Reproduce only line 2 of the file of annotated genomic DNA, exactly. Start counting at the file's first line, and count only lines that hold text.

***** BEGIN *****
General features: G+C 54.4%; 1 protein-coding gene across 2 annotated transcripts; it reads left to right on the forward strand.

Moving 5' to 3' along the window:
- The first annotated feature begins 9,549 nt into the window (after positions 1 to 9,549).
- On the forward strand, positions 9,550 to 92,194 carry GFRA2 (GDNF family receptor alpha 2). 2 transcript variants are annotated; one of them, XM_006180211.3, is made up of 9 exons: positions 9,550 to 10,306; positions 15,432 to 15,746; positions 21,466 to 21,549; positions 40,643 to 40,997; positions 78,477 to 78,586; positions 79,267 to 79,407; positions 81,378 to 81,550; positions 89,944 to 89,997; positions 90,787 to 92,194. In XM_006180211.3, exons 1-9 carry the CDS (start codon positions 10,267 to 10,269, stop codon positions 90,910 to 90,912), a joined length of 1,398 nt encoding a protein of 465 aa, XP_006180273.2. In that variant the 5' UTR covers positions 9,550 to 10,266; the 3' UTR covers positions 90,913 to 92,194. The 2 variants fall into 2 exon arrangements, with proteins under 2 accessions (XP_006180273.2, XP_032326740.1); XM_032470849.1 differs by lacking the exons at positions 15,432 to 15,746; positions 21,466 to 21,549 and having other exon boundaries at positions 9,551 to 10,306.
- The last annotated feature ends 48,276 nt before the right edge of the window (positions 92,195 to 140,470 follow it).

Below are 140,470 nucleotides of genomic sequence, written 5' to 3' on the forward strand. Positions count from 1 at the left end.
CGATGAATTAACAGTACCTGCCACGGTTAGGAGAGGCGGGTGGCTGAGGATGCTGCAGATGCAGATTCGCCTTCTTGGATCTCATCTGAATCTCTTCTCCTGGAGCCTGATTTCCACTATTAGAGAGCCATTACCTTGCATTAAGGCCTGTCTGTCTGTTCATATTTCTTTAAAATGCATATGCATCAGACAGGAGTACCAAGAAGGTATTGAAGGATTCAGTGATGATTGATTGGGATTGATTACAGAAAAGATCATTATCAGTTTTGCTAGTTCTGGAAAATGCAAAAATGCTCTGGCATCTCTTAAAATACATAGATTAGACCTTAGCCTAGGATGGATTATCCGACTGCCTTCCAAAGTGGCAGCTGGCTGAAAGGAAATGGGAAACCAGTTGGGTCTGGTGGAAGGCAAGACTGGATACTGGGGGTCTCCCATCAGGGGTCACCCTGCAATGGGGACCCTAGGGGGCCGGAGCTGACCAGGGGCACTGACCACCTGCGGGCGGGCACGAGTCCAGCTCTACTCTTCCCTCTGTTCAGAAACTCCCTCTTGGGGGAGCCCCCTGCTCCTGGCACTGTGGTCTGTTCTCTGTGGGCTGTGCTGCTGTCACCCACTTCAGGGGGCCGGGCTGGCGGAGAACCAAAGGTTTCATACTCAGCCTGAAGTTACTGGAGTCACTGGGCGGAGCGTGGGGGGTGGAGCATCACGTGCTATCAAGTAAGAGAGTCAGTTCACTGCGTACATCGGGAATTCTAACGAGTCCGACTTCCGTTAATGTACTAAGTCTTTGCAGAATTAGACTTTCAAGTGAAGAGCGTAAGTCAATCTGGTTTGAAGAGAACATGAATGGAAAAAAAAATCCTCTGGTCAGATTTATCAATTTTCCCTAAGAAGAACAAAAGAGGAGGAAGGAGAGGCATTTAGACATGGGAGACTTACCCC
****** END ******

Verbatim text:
Moving 5' to 3' along the window: